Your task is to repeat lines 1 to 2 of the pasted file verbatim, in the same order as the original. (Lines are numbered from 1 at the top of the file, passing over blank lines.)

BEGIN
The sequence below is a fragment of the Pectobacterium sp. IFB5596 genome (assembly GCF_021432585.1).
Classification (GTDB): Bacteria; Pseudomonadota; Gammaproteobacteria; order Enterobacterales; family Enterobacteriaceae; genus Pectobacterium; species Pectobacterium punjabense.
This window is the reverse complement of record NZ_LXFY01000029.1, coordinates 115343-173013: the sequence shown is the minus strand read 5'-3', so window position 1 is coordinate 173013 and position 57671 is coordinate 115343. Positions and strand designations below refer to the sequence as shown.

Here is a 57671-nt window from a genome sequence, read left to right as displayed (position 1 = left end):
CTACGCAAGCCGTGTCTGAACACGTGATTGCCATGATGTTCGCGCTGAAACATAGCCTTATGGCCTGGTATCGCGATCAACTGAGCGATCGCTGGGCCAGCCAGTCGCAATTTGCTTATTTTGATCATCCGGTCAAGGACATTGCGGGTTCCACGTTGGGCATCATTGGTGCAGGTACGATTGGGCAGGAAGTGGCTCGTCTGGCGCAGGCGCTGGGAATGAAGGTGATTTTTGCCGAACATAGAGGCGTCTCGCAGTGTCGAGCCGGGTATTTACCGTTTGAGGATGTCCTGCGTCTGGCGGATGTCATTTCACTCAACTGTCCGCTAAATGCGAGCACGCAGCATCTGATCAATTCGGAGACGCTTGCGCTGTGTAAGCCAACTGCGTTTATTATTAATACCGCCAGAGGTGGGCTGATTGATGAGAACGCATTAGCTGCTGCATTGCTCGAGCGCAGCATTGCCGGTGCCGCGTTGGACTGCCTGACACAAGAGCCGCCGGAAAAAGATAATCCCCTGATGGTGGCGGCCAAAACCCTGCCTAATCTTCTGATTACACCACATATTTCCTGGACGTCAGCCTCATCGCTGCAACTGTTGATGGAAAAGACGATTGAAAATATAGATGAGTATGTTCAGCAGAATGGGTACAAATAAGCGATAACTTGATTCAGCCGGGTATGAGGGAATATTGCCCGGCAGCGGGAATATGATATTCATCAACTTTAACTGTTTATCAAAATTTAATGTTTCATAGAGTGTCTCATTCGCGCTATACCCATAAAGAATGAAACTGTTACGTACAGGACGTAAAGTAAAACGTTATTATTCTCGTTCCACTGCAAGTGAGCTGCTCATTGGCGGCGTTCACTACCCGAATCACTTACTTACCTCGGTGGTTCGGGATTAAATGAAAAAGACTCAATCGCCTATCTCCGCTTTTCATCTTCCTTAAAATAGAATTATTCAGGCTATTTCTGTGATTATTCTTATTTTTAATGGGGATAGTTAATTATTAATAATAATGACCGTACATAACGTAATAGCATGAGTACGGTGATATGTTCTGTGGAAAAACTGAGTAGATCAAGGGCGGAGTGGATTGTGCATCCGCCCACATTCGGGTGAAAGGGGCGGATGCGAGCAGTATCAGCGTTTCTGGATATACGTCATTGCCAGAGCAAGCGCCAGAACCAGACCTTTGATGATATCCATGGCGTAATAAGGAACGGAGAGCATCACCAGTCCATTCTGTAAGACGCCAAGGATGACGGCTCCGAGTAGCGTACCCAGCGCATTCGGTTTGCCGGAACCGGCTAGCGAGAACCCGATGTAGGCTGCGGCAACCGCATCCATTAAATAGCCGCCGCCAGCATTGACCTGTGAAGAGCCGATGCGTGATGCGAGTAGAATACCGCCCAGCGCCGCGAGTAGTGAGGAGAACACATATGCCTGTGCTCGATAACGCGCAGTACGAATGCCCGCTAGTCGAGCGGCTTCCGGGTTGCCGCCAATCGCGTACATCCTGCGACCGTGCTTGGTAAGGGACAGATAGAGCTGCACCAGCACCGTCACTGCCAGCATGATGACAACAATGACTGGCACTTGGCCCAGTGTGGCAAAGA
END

The sequence below is a fragment of the Pectobacterium sp. IFB5596 genome (assembly GCF_021432585.1).
Classification (GTDB): Bacteria; Pseudomonadota; Gammaproteobacteria; order Enterobacterales; family Enterobacteriaceae; genus Pectobacterium; species Pectobacterium punjabense.